Adorable groom riding an elephant

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The final post for Offbeat Bride's “Elephun Elephant Day” is some adorable wedding porn taken by Megan, the offbeat intern…

I was on location in the Pacific Palisades taking photos of a fellow Offbeat Bride's wedding when we all heard this great commotion — yelling, cheering, tambourines, etc. — and when I checked it out I realized it was wedding parade for an Indian wedding!

After getting over the initial happy spurt of seeing this wonderful procession, I then noticed the huge elephant lumbering up the hill being ridden by an adorably freaked-out groom holding on for dear life!

Wedding cuteness overload I tell you.

Check out the slideshow below for more photos of a cute groom riding a cute elephant and I hope you enjoyed this first ever “Elephun Elephant Week.”

Comments on Adorable groom riding an elephant

  1. Seeing this sort of thing on this kind of website is very interesting.

    I mean, you can’t get any more offbeat than having an elephant at a wedding.

    Wait, I mean, you can’t get any more traditional than having an elephant at an (Indian) wedding.

    What’s offbeat? What’s traditional? Hmm. Something to ponder. 🙂

  2. There are very few things that are more offbeat than an elephant in the Pacific Palisades though! It was truly a sight to see.

    Plus, I’m not sure, but I don’t think the groom was Indian and so it was cool to see him obviously embracing his new family’s culture, even if it did seem to scare the heck out of him at times! That elephant was BIG. 🙂

  3. I’ve been a devotee of Ganesh for the better part of a decade now, and we’re working him into the wedding altar. I WISH we could wrangle one of his real-world counterparts into the ceremony…but it would be oddly out of context with everything else!
    Every time I’ve seen an Indian wedding that managed to pull this off I’ve always been joyfully envious! Congrats!!!

  4. My brother is getting married this summer in St. Louis. We are definitely not an Indian family, but he has traveled the world, including India, and wanted to arrive at his wedding by elephant. Sadly, it will not be happening.

    So I’m going to make him a stuffed elephant as a present and I’ve been looking for pictures of what an elephant dressed for a wedding would be wearing so I can dress his elephant appropriately. Thank you!

  5. Three elephant posts in one day? I never thought I’d live to see this amazing day!!!

    What’s next? 6 Nightmare Before Christmas Wedding Posts in a six hour period? A tortoise wedding post? A Las Vegas Wedding Post? Wait…

  6. I’ve seen a fair share of pictures of Indian weddings, and at least two out of 3 included elephants. Heheh. So maybe not that offbeat, except to Americans?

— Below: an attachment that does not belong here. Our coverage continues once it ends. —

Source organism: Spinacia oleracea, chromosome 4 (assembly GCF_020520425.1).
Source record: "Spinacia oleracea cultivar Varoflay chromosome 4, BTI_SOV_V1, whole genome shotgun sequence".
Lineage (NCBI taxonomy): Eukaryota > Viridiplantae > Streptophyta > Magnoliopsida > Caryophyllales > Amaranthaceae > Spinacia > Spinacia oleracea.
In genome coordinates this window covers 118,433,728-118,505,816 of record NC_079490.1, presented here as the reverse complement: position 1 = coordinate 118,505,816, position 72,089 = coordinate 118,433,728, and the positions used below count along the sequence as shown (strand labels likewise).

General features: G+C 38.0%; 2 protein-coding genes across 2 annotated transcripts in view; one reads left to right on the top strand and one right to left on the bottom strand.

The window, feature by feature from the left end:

7. Just a reminder to everyone that Offbeat Bride features all sorts of things that may not be considered “Offbeat” — church weddings, white dresses, Jewish marriage contracts, etc.

    The elephant is here not because it’s necessarily soooooo offbeat or wacky, but because it’s ELEPHUN DAY, and Megan was lucky enough to snap the shot a few days ago.

    So, I’m not sure there’s a need to debate the cultural offbeatedness of the elephant. It’s just part of the theme for the day.

  8. Roxie – you are SO welcome! I’m glad that I could help you out. And the phrase “an elephant dressed for a wedding” just made my day.

  9. Hi Ariel

    I love the site, and these pictures are adorable.

    I don’t think it’s inappropriate to feature pictures like these on OBB, but maybe you could consider adding more information or links to information about the tradition of having the groom arrive by elephant under the picture, to avoid the appearance of presenting this as ‘offbeat’.

    I’m sure most of your readers are aware that church weddings, white dresses and Jewish ceremonies are very meaningful and traditional for the people who choose to have them, but cultural traditions that are less commonly performed in the US might not be thought about in the same way.

    People draw inspiration from your website, and while it’s great to draw inspiration from other cultures, it shouldn’t be done lightly – i.e. without considering the history and meaning behind it.

    I’m sure you didn’t mean for this post to be controversial, and I appreciate your efforts in featuring non-white customs, trans-racial and poc couples on this blog. Just a few thoughts to consider for next time.

  10. Hee. I’m not Indian but my FH is, and I kind of want to get him an elephant to ride on. Grooms usually arrive by horse, but he had one cousin that came in by helicopter. I think the most important part is to make a big entrance. 😛

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